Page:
“If the term is referenced in the context of a certain team’s codebase, work with that team to identify a clear descriptive alternate term,” the document reads. “Your team can enable a presubmit check in your codebase to help catch terms automatically.”
The second document obtained by the Daily Caller is titled “Cleaning up disrespectful terms in existing systems,” and contains a list of terms that the company is working to phase out of its existing code.
The terms “master” and “slave” have long been used in technology to refer to a relationship between devices. Google is working to phase it out. Among the “suggested alternatives” are, “primary/replica,” “master/replica,” “elder/follower” or, somewhat more creatively, “master/minion.”
The FAQ for the policy suggests that there are “>100k instances of ‘slave’ in the non-silos part of g3.”
The document states that “Invoking slavery as a metaphor is insensitive, given both the historical brutality of slavery and the fact that this type of human rights violation still happens today.”
Another suggestion is to “rename ‘redline’ to ‘priority line'” because “Redlining also refers to a racist practice of denying various services to specific, often racially associated, neighborhoods.”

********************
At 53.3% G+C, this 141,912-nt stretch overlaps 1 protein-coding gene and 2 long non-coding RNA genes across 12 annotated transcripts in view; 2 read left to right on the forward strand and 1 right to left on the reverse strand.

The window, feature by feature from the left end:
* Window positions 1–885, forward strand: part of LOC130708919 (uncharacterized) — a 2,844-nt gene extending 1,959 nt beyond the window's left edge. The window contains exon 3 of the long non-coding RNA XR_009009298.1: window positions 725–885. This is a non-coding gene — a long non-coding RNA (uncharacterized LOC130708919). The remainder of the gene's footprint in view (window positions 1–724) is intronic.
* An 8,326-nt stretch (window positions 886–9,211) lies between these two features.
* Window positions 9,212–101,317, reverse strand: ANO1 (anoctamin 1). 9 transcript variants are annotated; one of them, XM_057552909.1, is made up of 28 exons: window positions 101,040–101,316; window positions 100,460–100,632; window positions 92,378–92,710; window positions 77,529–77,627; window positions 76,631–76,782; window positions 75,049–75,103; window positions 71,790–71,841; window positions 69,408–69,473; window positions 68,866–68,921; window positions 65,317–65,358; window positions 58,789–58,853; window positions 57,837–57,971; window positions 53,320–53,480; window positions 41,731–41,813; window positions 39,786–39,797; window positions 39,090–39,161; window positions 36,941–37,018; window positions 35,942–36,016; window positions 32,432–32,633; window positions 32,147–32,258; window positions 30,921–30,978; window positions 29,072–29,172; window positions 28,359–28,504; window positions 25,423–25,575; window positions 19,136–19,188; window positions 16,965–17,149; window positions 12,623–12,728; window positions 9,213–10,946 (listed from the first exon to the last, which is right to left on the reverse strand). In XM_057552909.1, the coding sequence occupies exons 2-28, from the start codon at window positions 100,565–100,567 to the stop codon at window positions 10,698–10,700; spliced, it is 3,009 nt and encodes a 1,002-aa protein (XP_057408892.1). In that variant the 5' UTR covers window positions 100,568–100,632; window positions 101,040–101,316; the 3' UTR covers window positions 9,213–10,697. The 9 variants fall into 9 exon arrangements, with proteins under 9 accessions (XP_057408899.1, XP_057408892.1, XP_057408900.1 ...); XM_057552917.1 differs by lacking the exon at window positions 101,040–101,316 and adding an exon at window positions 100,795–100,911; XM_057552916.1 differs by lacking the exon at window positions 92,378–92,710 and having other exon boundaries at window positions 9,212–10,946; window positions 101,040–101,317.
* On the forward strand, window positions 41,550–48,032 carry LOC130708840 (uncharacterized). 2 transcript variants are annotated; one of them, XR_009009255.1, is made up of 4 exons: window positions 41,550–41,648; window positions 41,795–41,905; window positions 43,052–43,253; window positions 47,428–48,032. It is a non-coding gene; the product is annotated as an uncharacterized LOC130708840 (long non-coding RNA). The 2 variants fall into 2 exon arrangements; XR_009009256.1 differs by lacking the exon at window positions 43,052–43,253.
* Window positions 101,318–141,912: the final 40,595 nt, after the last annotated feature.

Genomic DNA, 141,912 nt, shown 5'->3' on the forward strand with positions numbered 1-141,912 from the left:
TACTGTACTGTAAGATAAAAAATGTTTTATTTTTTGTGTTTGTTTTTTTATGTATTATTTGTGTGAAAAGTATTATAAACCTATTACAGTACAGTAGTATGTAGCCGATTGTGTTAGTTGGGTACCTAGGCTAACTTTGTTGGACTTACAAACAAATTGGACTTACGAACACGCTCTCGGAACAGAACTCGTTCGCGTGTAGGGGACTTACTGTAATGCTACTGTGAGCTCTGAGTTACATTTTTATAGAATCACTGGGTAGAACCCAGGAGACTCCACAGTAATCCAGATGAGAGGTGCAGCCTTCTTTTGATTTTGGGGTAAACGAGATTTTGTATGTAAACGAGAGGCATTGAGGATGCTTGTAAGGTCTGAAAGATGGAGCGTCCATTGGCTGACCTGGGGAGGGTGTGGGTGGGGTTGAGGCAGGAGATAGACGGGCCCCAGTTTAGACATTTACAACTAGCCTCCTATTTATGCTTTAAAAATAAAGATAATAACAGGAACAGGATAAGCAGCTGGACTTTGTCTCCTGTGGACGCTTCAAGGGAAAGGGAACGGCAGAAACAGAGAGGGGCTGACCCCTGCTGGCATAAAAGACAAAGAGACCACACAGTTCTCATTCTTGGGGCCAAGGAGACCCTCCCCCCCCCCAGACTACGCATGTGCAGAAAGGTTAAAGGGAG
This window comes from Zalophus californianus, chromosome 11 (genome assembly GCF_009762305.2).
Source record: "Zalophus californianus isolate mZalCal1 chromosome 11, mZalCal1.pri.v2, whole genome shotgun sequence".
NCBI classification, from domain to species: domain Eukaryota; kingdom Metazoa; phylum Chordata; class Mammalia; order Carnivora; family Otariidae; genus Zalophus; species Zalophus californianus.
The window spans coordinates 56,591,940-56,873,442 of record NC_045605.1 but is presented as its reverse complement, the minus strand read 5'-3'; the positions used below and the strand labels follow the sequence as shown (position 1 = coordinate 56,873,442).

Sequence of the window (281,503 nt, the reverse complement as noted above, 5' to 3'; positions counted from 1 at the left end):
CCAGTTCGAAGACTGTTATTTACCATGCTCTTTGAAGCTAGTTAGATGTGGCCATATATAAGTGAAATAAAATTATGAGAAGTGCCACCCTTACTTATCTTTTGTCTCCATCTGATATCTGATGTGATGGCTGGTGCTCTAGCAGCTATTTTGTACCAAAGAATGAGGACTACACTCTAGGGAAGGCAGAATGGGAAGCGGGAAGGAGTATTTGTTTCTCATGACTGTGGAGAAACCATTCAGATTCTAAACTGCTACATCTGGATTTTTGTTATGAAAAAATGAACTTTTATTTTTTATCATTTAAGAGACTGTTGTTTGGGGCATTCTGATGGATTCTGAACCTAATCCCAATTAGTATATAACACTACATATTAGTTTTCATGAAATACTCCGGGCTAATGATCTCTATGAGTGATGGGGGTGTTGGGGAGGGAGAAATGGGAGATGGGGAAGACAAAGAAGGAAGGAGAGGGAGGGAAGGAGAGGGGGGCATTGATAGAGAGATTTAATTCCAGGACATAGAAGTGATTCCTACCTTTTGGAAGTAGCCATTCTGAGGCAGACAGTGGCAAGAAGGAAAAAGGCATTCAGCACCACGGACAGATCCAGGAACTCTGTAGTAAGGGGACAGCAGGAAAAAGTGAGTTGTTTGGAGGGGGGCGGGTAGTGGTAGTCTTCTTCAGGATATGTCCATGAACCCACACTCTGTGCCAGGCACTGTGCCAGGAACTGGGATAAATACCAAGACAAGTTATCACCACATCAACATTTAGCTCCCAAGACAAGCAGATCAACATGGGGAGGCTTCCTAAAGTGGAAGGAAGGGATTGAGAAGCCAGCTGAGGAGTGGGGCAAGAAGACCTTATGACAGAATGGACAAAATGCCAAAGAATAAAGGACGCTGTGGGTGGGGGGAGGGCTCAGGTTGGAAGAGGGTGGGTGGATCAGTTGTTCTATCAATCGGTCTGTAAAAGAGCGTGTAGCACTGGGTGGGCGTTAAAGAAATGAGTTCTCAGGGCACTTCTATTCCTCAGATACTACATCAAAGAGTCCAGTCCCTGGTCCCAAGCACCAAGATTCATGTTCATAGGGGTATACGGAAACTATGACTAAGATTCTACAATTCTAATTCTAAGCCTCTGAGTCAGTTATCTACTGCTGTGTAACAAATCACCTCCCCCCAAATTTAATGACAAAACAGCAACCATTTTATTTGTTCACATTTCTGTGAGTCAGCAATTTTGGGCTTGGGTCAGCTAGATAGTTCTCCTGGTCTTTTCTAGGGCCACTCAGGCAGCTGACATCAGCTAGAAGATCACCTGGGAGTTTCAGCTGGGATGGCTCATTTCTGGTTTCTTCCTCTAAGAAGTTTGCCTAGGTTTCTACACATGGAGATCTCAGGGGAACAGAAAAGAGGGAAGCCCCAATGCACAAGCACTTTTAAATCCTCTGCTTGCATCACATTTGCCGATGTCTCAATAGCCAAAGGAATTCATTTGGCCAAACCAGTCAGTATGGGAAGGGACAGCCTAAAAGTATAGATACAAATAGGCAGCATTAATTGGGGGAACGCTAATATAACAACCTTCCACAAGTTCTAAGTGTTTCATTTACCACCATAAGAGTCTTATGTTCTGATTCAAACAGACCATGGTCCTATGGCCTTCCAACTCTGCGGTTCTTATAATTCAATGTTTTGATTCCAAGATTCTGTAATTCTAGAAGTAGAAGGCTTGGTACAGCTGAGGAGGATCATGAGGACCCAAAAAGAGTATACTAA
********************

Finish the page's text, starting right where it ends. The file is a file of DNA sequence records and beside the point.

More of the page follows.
A third suggestion pertains to the terms “whitelist” and “blacklist,” with a comment that “This is not about the past usage or origins, but the connotations these terms have today. Terminology equating black to negative and white to positive troubles me, and I’d like to make sure we can write inclusively.”
Anticipating the objection that the usages of redlining and master and slave in computing have little to do with the history of American race relations, the FAQ of the document says, “Words can have multiple meanings and origins, and while one person might not think about the sensitive non-technical meaning of a world, another person might, depending on their background. The argument ‘I don’t think of this word as a problem’ should not exclude it from critiquing. Terms on this list should have explanation for why they’re on the list, and what other meanings or connotations they might have.”
“The list won’t be thousands of words ling [sic],” the document continues, “or include every possible monosyllabic word. It should only contain terminology that is actively causing harm and disrespect to coworkers.” (RELATED: Applause At Google’s All-Hands Meeting As Company Drops Heritage Foundation President)
“There may be a last few % that can’t be changed within our own codebase because of, for example, external dependencies, but we haven’t reached that point,” the FAQ reads. “If a team does not reach that point, those reasons should be documented, ideally with an explanation of how much time it would take and who ultimately decided it wouldn’t be done. For example, trumpssh could improve its explanation for why it wasn’t renamed by doing those things.”
One of the FAQs asks, “Are we banning ‘witchcraft’ and ‘wizardry’?” To which the answer is, “No.”
A spokesperson for Google declined to comment on the respectful code policy as of press time.